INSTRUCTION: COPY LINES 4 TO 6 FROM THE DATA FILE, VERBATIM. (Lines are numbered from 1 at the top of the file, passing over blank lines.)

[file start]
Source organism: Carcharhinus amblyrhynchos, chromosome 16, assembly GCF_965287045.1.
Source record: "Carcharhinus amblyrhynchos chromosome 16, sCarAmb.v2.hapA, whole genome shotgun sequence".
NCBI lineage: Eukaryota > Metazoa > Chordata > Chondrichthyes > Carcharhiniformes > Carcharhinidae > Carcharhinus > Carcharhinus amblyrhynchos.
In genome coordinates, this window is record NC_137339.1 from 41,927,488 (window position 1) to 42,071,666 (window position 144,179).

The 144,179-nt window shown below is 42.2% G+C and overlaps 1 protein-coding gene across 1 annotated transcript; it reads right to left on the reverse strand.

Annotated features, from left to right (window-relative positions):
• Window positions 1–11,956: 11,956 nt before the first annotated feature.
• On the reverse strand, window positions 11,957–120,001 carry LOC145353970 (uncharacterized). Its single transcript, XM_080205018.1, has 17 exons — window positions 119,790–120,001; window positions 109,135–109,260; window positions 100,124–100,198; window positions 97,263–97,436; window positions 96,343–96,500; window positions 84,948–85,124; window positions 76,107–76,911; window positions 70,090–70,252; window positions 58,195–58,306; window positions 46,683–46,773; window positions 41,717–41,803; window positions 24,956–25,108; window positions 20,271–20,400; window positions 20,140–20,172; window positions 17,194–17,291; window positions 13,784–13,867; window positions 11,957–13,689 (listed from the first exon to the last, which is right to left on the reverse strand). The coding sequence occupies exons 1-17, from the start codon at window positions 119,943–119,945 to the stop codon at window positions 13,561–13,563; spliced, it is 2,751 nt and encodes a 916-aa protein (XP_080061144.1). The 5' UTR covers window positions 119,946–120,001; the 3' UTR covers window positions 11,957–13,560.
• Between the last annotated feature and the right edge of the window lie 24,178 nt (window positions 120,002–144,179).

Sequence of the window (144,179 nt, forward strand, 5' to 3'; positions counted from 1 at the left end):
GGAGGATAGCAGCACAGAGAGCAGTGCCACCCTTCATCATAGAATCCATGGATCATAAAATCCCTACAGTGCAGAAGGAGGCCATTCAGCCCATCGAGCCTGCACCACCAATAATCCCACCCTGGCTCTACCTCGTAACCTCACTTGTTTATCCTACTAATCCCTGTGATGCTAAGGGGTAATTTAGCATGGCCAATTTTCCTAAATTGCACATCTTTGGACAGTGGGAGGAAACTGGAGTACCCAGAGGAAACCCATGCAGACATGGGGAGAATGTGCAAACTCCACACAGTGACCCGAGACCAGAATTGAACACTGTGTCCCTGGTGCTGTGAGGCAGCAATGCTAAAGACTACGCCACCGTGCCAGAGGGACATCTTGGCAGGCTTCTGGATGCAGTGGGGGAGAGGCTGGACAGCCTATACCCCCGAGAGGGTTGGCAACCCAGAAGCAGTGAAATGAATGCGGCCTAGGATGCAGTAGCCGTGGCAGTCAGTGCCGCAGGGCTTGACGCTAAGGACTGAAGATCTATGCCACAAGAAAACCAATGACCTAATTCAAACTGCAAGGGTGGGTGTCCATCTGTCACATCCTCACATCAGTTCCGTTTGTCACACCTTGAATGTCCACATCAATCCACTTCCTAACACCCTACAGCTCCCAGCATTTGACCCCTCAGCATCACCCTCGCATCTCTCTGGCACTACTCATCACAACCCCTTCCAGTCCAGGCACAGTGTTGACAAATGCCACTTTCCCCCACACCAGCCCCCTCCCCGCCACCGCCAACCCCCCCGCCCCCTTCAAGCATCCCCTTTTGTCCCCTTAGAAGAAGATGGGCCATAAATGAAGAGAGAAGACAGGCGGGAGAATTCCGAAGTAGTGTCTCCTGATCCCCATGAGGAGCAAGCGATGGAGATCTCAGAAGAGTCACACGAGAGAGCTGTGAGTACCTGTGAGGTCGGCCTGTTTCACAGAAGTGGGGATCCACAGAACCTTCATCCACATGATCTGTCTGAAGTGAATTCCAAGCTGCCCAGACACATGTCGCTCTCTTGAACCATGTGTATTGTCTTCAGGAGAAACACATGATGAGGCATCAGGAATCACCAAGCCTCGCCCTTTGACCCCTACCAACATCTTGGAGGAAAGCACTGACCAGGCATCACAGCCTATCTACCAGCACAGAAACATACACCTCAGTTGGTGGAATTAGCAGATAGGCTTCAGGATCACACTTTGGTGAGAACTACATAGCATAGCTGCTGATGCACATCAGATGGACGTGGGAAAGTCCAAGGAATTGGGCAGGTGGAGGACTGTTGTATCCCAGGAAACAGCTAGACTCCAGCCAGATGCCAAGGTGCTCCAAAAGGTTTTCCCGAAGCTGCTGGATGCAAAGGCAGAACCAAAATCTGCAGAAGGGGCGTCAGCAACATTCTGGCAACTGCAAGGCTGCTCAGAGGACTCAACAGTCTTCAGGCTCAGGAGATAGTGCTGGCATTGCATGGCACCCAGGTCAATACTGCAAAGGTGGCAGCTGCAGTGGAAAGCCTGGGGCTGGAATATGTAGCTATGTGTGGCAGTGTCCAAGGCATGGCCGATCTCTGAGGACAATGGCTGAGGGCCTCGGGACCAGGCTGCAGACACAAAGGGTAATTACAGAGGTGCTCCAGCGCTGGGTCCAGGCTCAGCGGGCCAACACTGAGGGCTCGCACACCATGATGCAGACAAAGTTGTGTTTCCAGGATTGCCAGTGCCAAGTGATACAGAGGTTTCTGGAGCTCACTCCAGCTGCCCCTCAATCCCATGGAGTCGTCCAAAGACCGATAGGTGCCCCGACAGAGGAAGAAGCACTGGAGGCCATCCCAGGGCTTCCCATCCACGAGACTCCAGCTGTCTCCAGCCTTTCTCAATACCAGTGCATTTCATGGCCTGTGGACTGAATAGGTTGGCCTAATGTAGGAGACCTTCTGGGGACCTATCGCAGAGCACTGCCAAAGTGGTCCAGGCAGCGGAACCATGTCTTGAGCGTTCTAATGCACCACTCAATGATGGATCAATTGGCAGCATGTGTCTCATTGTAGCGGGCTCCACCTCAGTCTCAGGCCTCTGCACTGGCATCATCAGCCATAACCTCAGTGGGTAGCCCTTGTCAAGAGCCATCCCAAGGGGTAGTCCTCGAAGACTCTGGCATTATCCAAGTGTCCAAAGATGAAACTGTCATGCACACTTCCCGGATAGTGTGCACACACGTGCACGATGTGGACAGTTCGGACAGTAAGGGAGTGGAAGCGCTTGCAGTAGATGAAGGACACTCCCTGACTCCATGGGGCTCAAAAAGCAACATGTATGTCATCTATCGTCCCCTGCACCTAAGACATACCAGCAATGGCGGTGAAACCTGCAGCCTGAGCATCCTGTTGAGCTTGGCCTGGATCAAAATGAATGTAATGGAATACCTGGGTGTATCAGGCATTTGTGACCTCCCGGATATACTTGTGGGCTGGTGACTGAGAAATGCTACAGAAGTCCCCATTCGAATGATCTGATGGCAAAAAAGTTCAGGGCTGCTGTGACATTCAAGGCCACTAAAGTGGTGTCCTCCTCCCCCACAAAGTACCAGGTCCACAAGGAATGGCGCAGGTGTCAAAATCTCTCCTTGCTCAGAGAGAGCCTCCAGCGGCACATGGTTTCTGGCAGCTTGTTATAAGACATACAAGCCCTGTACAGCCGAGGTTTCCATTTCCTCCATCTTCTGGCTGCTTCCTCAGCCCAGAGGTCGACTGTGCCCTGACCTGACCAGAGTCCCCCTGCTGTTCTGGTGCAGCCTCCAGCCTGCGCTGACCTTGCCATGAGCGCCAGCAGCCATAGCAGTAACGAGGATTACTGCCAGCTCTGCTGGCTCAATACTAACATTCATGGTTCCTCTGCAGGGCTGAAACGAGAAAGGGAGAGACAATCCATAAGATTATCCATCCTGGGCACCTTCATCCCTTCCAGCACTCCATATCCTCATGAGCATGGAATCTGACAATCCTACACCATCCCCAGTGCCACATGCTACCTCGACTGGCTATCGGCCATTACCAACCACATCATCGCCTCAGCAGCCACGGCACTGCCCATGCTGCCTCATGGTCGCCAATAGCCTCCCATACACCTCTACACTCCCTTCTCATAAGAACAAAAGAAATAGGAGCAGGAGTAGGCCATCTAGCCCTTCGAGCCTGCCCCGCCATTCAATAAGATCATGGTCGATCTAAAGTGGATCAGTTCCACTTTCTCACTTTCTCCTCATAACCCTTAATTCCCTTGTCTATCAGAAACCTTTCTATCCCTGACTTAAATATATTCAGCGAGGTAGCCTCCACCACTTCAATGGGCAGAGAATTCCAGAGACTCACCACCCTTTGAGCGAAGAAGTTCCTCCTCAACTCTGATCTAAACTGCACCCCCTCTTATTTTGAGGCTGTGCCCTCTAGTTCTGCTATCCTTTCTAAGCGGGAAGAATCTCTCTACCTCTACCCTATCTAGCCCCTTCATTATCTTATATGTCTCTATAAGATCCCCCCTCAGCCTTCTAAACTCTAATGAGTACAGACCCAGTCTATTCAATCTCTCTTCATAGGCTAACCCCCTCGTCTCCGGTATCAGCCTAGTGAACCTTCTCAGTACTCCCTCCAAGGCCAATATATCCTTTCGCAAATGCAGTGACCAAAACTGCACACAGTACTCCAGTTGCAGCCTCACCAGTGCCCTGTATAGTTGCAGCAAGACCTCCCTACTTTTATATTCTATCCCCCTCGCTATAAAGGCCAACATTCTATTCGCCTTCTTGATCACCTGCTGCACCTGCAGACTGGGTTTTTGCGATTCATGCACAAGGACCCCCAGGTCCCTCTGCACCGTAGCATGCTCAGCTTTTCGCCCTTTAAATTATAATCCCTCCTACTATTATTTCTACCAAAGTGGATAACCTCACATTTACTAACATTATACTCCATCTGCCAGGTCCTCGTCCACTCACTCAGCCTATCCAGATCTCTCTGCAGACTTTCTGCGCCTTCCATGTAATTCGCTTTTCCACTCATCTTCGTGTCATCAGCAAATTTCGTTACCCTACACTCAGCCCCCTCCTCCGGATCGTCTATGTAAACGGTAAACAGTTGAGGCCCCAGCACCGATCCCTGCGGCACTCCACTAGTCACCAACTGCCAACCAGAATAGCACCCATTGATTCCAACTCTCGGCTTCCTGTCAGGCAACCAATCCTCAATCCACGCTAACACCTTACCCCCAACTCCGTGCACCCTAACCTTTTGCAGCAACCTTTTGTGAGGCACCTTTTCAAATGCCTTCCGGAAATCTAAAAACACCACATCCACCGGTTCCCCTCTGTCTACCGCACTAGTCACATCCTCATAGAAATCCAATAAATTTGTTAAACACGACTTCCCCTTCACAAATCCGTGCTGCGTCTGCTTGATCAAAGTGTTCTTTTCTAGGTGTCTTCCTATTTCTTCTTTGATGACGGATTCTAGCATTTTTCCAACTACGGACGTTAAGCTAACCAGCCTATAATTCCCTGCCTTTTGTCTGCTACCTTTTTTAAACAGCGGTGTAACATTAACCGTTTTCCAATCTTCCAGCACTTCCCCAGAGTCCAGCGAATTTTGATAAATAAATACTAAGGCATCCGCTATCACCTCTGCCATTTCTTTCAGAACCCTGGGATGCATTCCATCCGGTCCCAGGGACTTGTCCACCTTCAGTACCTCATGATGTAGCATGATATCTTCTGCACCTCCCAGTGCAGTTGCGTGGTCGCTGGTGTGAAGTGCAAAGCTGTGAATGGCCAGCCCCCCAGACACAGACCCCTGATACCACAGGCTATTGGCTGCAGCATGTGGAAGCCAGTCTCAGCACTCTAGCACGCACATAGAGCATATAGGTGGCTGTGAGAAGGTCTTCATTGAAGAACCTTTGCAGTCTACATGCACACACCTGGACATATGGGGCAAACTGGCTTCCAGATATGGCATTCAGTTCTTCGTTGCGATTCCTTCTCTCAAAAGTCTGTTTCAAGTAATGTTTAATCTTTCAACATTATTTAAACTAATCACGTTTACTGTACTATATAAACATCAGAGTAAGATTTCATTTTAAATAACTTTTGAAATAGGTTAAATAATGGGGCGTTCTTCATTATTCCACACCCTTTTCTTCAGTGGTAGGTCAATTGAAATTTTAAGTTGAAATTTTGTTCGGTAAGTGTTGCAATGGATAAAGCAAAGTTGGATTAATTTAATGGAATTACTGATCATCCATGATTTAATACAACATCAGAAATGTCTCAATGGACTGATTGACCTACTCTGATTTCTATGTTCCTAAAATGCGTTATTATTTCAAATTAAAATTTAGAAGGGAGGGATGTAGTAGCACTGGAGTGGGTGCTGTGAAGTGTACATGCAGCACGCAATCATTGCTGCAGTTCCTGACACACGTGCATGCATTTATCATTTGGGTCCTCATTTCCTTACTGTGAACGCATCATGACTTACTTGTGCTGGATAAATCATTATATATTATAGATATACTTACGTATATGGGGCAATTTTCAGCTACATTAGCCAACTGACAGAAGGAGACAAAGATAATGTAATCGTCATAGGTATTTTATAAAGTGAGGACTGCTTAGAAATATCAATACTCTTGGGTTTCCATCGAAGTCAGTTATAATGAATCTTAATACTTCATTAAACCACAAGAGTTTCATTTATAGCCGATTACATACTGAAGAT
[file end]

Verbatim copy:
In genome coordinates, this window is record NC_137339.1 from 41,927,488 (window position 1) to 42,071,666 (window position 144,179).

The 144,179-nt window shown below is 42.2% G+C and overlaps 1 protein-coding gene across 1 annotated transcript; it reads right to left on the reverse strand.

Annotated features, from left to right (window-relative positions):